Old 'Pen' has a violent past

The Baltimore Sun

Yesterday's melee at the Metropolitan Transition Center in East Baltimore brought back memories of its notorious, violence-soaked past, when it was known simply as the Maryland Pen.

The knife fight in the outdoor yard that left at least 18 inmates seriously injured, three with life-threatening wounds, was probably one of the worst, in terms of numbers, in the old stone prison's 196-year history, said Wallace Shugg, author of A Monument to Good Intentions: The Story of the Maryland Penitentiary, 1804--1995.

But it was hardly the most violent episode in the annals of the oldest continuously operating prison in the Western Hemisphere.

The penitentiary, which opened in 1811 with 51 convicts in what were then the outskirts of Baltimore, was hailed as a humane alternative to sentencing convicts to duty on the city's "wheelbarrow gangs," Shugg wrote.

But the cruelty of the guards, systemic corruption and increasingly violent inmates took their toll on the aging prison over the years.

The 1930s were marked by prisoner unrest, with prisoners staging wage strikes and rioting. Inmates who rioted were punished by being tossed into the prison's dungeon.

Overcrowding in the 1950s made conditions ever more dangerous, and City Council President Arthur B. Price decried it as a "dynamite box."

Through the 1970s and 1980s, killings of inmates by other inmates and escapes made headlines in The Sun.

In October 1984, a convicted murderer being held at the penitentiary killed Officer Herman L. Toulson Jr., the first Maryland correctional officer killed on duty.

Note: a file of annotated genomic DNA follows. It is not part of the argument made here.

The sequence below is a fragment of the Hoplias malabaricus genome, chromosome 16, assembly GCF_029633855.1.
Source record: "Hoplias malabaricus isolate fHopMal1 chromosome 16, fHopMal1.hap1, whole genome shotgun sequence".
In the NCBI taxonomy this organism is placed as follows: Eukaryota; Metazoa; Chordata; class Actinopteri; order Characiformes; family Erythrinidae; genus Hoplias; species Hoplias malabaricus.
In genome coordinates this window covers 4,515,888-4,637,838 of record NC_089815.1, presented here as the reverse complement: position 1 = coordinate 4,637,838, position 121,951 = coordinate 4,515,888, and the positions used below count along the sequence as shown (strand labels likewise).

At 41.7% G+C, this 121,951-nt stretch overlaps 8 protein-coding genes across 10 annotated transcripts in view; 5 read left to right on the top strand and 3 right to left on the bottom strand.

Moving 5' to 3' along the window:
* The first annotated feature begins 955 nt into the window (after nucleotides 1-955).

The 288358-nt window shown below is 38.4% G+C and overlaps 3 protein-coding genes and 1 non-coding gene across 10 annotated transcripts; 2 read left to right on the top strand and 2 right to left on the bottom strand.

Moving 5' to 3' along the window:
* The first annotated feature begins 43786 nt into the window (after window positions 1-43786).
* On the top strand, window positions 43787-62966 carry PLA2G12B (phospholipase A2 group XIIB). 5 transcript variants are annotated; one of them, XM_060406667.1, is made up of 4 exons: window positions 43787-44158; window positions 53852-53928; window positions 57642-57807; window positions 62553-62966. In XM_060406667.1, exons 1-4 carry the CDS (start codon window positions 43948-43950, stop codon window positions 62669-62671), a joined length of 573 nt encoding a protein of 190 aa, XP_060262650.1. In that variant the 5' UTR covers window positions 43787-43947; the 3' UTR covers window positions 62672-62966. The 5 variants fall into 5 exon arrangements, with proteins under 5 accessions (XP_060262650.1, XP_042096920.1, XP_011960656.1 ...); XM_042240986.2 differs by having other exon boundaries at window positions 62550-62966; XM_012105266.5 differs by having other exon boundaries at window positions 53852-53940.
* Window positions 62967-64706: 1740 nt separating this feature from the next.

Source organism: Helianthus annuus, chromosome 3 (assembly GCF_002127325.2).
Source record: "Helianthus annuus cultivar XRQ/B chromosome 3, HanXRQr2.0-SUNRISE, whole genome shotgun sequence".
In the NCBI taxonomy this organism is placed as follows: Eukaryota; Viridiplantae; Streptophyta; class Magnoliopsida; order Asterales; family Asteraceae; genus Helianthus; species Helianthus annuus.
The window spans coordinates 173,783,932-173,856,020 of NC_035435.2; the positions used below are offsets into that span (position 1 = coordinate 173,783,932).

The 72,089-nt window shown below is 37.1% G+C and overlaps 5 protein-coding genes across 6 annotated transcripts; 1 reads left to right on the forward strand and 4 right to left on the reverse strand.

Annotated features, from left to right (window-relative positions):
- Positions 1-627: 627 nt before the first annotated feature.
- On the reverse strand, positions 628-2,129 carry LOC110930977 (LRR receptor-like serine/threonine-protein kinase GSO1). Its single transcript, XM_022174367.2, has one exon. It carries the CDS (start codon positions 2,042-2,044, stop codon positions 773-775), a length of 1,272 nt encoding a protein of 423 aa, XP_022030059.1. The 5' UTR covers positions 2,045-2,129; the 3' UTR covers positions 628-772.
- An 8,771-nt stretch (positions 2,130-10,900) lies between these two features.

Several months later, seven guards were charged with beating three inmates in an apparent retaliation.

From 1978 to 1987, at least eight inmates were killed in the prison and more than a dozen committed suicide, according to newspaper reports.

That was when the change to the Transition Center began.

After Toulson's death, the rusted south wing dormitories were demolished and replaced. The Maryland Correctional Adjustment Center - commonly known as Supermax - was erected nearby to house the state's most dangerous criminals.

But inmate riots continued into the 1990s, and by the middle of the decade, the state began transferring hard-core criminals to a new maximum-security prison in Jessup. The penitentiary was used for inmates serving short sentences and those who had served all but two years of their terms.

In 1998, the Maryland State Penitentiary was renamed the Metropolitan Transition Center to reflect its new mission. It continues to house Maryland's execution chamber. Death row inmates, now housed at Supermax, are moved to cells near the transition center's infirmary a few days before execution.

The center has been relatively tranquil recently. The factories in the cavernous yard were demolished to make way for meditation gardens tended by inmates, with tile-and-shell steppingstones inscribed with messages including "Watch Your Character, It Becomes Your Destiny."

For prison buffs such as Shugg, the building retains a bit of romance as the former home of "Tunnel Joe" Holmes, who in 1951 became the only inmate to tunnel his way out of the penitentiary, digging 70 feet to freedom. The 39-year inmate was captured several weeks later.

Shugg, 78, recently visited the prison's west wing while working on a documentary about Tunnel Joe's escape. He said the prison appeared to be secure and orderly, and he expressed surprise at yesterday's outbreak of violence.

Shugg described the Metropolitan Transition Center as a "kindler, gentler" prison.

"The people there are doing a difficult job," he said, "and they're doing it about as well as anybody anywhere. "


Sun researcher Paul McCardell and Sun reporter Greg Garland contributed to this article.

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